Household Cleaners

You probably go through a good amount of household cleaners each month. While a bottle of spray isn’t necessarily expensive itself, the cost can add up over the months. And perhaps even more motivation to stop buying these cleaners is that most of them are chock full of toxic chemicals that are harmful to our health. Instead, you can easily make your own effective cleaners for a much lower cost using simple vinegar and water and without the health risks of harmful chemicals.


Despite the fact that DVD sales are rapidly declining, they still sell for a ridiculously high price, averaging around $25 each. According to the Digital Entertainment Group, DVD sales dropped by 8 percent last year, largely attributed to the cheaper streaming and rental alternatives. Since you can now view unlimited movies online for a fraction of the cost of most DVDs there is little reason to buy hard copies of anything. The same goes for music CDs.

Salad Dressing

You might be surprised to discover just how many unnecessary or downright unhealthy ingredients are loaded into a simple store-bought salad dressing. They are also expensive, especially if you opt for the higher-quality brands. Often, we reach for these bottled dressings because they seem more convenience than making our own. The truth is, whipping up a tasty, healthy and preservative-free dressing can be extremely easy. Just mix ⅓ apple cider vinegar to ⅔ olive oil, add salt and pepper to taste, and voila! You have a delicious dressing that your body and wallet will enjoy.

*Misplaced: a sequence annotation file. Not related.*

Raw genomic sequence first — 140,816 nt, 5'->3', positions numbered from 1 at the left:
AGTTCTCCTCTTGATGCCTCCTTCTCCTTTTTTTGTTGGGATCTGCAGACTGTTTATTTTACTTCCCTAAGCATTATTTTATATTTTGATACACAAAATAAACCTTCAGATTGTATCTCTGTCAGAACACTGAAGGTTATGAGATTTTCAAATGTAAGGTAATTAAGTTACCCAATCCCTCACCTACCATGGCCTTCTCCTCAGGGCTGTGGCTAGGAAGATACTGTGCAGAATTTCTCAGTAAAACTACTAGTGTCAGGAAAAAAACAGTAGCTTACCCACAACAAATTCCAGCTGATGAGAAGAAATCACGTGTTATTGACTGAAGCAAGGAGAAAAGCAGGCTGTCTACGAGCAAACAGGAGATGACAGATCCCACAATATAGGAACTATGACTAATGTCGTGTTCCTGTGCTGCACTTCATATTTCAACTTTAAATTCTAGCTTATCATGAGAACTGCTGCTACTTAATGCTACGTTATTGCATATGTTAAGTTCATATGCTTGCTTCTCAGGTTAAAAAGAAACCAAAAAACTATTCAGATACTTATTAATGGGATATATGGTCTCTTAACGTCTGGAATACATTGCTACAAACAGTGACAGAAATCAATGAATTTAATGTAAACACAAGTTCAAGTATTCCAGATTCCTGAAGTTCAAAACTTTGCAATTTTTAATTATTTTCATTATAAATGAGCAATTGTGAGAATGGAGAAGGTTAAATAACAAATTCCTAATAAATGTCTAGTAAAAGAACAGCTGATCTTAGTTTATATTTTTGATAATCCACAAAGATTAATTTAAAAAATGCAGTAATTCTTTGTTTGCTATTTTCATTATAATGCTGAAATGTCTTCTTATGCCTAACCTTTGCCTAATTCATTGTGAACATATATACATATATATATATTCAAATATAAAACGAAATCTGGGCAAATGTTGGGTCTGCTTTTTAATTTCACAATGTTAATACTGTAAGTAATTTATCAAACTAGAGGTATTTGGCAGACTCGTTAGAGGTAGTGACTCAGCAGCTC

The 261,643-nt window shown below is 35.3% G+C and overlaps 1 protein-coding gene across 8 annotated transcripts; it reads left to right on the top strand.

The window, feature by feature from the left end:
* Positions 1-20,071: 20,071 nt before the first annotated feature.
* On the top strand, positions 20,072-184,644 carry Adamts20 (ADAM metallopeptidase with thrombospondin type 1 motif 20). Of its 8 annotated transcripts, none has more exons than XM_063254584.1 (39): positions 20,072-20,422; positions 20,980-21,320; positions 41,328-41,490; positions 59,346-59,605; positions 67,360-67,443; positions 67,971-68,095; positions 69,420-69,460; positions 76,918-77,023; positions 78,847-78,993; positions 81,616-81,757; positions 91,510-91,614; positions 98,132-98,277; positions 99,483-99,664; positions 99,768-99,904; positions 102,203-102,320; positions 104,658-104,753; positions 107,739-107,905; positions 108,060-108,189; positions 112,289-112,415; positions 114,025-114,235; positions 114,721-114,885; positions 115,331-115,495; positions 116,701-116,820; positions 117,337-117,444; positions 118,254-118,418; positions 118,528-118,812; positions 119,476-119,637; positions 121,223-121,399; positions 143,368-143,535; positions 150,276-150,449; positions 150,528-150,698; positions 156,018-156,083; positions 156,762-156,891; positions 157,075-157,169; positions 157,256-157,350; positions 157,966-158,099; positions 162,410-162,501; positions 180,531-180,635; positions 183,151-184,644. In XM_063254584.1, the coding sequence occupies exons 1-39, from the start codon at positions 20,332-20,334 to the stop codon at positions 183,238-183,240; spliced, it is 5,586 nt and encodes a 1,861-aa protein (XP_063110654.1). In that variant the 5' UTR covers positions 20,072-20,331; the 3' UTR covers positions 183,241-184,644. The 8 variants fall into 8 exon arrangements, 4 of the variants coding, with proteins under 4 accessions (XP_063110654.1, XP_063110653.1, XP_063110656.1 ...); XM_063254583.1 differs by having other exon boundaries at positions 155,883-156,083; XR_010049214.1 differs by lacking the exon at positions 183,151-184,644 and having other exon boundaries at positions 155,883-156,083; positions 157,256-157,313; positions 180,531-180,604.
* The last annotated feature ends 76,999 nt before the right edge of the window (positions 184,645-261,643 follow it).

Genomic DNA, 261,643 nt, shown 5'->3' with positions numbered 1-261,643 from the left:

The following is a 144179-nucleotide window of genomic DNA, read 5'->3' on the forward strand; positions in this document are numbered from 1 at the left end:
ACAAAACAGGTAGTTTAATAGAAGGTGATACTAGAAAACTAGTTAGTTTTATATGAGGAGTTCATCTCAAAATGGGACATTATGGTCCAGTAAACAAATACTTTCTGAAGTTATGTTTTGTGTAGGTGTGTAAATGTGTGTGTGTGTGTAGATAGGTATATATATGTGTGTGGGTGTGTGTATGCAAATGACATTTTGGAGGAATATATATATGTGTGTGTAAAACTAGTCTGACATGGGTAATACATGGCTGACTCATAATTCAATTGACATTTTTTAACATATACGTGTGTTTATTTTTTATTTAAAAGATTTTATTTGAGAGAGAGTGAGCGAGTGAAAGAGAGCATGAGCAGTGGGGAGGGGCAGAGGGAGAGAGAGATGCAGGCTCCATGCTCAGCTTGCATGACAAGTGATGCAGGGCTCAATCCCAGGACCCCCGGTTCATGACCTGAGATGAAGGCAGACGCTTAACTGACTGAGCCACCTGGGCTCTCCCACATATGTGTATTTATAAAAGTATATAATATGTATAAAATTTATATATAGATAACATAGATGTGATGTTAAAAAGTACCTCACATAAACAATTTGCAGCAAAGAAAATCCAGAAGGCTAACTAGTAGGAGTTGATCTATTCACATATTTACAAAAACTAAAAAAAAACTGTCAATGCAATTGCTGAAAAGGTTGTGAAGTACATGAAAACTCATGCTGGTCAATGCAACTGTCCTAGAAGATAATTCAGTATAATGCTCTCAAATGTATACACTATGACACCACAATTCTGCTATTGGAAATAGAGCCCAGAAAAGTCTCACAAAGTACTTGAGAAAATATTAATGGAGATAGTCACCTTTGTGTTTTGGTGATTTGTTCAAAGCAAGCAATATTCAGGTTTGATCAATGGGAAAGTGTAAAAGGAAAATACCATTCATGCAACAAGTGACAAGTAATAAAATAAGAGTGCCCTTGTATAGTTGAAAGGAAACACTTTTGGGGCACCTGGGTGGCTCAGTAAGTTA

Do you use any of these go-to products? What things have you vowed to never buy again?

—Stephanie Catudal

Stephanie Catudal is a mother, writer, hiker and outdoor enthusiast.  She can often be found exploring the Ponderosa pine forests of Northern Arizona, or splashing in the cool waters of Sedona’s red rock canyons with her husband and two daughters.  Steph is a holistic health enthusiast and finds strength in her personal pursuit of fitness and wellness.  She has degrees in Media, Peace and Conflict studies and is passionate about building peace both abroad and within her community.